Annex Bulletin 2006-08 February 7, 2006
Excerpts from CONFIDENTIAL client edition
Updated 2/09/06, 12:30PM MST, adds EDS Rocks...
Analysis of CSC's Third Quarter FY06 Business Results
Earnings Please Investors; Revenues Disappoint, As New Contract Sales Plummet
SCOTTSDALE, Feb 7 - Computer Sciences Corp. (CSC) became the latest IT company to vex investors. Its shares dropped 1.6% prior to the release of its third quarter fiscal year 2006 business results, after the markets closed today. They recovered about a point in after-hours trading, as the company's results sent mixed messages to the market place. Earnings came in slightly better than expected, but revenues, up only 2.5%, disappointed Wall Street.
To us, however, the most disappointing aspect of CSC's latest financial release was the implied cause of its slowing revenue growth - sharp declines in new contract bookings. For the quarter, they were down 42% relative to the same period a year ago. Year-to-date, they were down 32%.
But there was plenty of "softness" in CSC's sales numbers, the company's expansion into India is going great guns. The number of CSC employees based in India jumped 77% at the end of December compared to the same point a year earlier, according to Leon Level, the CFO.
The more demand for Indian labor, the higher the wages, and. therefore, the lesser allure of the Indian market (check out "A Passage to India," July 2003, for our forecast regarding that trend).
EDS Rocks: Fourth Quarter Results Exceed Expectations
SCOTTSDALE, Feb 9 - Electronic Data Systems (EDS) is rocking once again. The company returned to profitability in 2005 largely on the strength of the fourth quarter in which it made money for the first time on its beleaguered NMCI megadeal.
"We're back to profitability, and that profitability will grow significantly" in the next couple of years, CEO Mike Jordan said in an interview with the Wall Street Journal. He also declared the EDS turnaround to be "largely complete."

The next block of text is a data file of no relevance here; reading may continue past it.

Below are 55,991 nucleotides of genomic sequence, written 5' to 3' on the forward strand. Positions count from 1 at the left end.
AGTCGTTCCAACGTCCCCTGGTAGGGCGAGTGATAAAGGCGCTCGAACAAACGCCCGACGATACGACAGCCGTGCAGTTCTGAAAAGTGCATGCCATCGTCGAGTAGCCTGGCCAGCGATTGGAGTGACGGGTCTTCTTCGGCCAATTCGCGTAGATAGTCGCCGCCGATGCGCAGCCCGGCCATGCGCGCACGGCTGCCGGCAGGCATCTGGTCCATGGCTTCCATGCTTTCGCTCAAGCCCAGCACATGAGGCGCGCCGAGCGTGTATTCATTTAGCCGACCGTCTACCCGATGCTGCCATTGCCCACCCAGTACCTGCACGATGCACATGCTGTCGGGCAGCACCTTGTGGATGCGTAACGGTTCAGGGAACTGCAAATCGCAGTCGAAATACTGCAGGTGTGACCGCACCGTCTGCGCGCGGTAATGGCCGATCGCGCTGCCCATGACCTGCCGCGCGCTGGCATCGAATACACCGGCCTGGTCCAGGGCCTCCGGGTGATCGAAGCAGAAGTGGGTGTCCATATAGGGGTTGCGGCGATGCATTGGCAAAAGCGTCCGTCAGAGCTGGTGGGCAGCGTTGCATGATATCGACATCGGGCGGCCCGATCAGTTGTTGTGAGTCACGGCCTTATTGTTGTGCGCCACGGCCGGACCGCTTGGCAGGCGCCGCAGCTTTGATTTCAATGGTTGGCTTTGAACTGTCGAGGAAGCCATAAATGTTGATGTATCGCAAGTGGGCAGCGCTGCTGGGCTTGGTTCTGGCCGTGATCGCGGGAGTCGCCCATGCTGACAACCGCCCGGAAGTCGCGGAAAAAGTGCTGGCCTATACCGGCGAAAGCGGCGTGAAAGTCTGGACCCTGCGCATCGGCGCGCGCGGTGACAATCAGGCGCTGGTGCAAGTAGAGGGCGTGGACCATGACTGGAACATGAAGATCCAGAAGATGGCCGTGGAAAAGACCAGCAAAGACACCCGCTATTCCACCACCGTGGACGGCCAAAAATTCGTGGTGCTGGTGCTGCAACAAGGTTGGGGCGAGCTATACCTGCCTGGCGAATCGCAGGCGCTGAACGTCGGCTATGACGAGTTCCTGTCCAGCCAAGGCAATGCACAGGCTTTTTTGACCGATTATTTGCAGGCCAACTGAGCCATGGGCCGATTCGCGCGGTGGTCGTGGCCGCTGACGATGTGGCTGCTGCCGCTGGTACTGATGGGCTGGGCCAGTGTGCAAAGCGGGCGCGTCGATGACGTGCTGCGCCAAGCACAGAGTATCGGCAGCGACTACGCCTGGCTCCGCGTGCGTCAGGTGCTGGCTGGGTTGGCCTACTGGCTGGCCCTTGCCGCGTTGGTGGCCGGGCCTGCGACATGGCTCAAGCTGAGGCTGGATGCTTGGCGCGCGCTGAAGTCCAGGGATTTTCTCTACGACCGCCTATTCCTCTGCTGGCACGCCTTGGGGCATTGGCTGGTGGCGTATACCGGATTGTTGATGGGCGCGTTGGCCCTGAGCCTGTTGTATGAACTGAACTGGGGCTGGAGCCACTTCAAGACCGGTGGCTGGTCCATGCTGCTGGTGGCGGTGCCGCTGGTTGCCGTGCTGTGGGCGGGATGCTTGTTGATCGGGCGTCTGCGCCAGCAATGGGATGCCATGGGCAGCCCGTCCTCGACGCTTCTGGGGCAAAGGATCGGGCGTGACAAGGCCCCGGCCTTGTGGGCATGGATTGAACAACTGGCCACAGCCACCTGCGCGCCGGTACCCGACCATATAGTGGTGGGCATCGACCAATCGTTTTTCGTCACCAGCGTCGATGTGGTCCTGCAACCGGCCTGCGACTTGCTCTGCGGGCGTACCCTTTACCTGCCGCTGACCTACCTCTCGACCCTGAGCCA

Not so fast. One quarter does not make a turnaround. Not anymore than one swallow makes a spring, especially in February. Jordan's optimism could be interpreted a "declare victory and run like hell" proclamation. Is the EDS CEO getting ready to head for the hills himself? The next several quarters will show if this was a lonely swallow or a sustained recovery.
Strong New Contract Sales
Perhaps the most encouraging positive EDS sign is its new contract sales. For a second quarter in a row, they were $5.3 billion. That lifted the total for the year to $20.5 billion, up 43% over the $14.3 billion the company closed in 2004, and the fourth quarter new contracts by 45% over the corresponding period a year ago.
Business Segment Analysis
Among EDS's geographic regions, Asia/Pacific, the smallest area, reported the best growth in the fourth quarter. Revenues were up 19% to $346 million.
We see EDS revenues growing slightly (up 1%) back to about a $20 billion level in 2006.
When you start out with a gross margin of only 12%, i.e., before you feed and take care for your employees, there is not much money left to flow to the bottom line. What EDS needs to do in order to improve its gross margins is to stop chasing the megadeals, and try to grow its business in SMB markets. Of course, that's the same advice we gave the company six years ago, but it evidently fell on deaf years (see "EDS e-Price Clubs," Jan 2000).
"That's all she wrote," we're afraid, for those of you who are NOT Annex Research clients, who are now reading the complete Annex Newsflash, along with all charts which back up our story.
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Bulletin Index 2006 (including all prior years' indexes)
For additional Annex Research reports, check out... Annex Bulletin Index 2006 (including all prior years' indexes)